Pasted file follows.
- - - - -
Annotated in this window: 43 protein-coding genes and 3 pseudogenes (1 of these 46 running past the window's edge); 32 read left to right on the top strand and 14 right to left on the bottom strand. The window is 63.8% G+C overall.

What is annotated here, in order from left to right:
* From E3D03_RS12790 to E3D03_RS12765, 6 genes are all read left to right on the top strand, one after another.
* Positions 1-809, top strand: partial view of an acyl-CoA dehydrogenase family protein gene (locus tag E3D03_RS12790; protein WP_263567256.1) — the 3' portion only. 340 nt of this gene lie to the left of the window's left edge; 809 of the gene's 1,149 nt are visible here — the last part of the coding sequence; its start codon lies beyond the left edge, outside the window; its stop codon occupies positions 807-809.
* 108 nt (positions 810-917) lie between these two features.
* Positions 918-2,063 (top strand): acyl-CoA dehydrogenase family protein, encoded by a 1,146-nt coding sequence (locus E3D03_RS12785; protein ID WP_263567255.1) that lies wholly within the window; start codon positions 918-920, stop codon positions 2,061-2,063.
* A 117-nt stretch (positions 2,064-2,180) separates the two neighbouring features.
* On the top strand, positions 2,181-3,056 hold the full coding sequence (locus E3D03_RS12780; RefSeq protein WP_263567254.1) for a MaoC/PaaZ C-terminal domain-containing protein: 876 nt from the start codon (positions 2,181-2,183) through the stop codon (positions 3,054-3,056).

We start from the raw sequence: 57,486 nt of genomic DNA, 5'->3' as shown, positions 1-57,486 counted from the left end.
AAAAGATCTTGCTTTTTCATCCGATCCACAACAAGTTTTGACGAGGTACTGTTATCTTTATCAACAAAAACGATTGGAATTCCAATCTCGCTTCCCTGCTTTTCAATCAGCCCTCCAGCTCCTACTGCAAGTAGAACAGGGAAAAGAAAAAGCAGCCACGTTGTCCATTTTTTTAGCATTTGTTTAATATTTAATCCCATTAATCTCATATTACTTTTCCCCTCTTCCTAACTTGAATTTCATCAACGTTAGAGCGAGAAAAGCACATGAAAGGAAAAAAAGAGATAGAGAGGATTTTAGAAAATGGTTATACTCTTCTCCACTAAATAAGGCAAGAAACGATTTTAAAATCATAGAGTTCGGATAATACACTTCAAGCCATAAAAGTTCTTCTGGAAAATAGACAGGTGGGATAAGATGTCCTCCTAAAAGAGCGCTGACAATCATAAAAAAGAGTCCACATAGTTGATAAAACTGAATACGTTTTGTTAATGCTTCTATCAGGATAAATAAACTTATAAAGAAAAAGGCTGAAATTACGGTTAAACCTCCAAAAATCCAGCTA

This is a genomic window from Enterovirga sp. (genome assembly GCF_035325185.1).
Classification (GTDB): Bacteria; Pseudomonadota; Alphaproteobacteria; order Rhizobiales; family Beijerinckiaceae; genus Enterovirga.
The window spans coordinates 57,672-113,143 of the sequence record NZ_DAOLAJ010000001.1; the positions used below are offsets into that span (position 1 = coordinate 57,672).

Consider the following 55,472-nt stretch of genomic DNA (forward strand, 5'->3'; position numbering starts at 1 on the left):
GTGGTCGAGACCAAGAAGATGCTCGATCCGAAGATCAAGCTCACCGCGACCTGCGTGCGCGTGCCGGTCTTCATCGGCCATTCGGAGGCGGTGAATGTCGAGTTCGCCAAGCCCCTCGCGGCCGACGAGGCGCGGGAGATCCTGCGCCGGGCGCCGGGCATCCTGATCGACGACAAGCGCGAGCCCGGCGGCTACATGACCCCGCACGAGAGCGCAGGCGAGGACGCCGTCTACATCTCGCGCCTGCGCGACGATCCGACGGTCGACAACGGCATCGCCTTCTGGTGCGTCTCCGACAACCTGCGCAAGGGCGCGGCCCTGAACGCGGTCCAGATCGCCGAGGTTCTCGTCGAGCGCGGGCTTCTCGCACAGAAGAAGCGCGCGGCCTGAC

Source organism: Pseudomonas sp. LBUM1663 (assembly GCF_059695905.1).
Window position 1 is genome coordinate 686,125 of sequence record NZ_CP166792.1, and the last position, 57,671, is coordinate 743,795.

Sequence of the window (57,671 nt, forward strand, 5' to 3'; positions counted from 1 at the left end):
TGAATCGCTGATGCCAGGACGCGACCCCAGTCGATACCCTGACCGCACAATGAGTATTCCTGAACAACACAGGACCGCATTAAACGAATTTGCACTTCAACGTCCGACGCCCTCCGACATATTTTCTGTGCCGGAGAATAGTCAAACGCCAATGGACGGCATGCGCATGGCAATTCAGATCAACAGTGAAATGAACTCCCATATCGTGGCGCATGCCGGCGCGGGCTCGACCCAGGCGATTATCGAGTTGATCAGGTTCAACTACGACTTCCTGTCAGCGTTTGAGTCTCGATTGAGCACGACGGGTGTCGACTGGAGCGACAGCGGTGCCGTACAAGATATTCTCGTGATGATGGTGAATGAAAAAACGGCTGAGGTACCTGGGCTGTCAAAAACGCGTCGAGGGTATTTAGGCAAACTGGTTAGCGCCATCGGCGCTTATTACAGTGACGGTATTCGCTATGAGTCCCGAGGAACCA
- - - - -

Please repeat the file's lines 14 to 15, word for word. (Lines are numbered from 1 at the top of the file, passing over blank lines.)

Consider the following 55,472-nt stretch of genomic DNA (forward strand, 5'->3'; position numbering starts at 1 on the left):
GTGGTCGAGACCAAGAAGATGCTCGATCCGAAGATCAAGCTCACCGCGACCTGCGTGCGCGTGCCGGTCTTCATCGGCCATTCGGAGGCGGTGAATGTCGAGTTCGCCAAGCCCCTCGCGGCCGACGAGGCGCGGGAGATCCTGCGCCGGGCGCCGGGCATCCTGATCGACGACAAGCGCGAGCCCGGCGGCTACATGACCCCGCACGAGAGCGCAGGCGAGGACGCCGTCTACATCTCGCGCCTGCGCGACGATCCGACGGTCGACAACGGCATCGCCTTCTGGTGCGTCTCCGACAACCTGCGCAAGGGCGCGGCCCTGAACGCGGTCCAGATCGCCGAGGTTCTCGTCGAGCGCGGGCTTCTCGCACAGAAGAAGCGCGCGGCCTGAC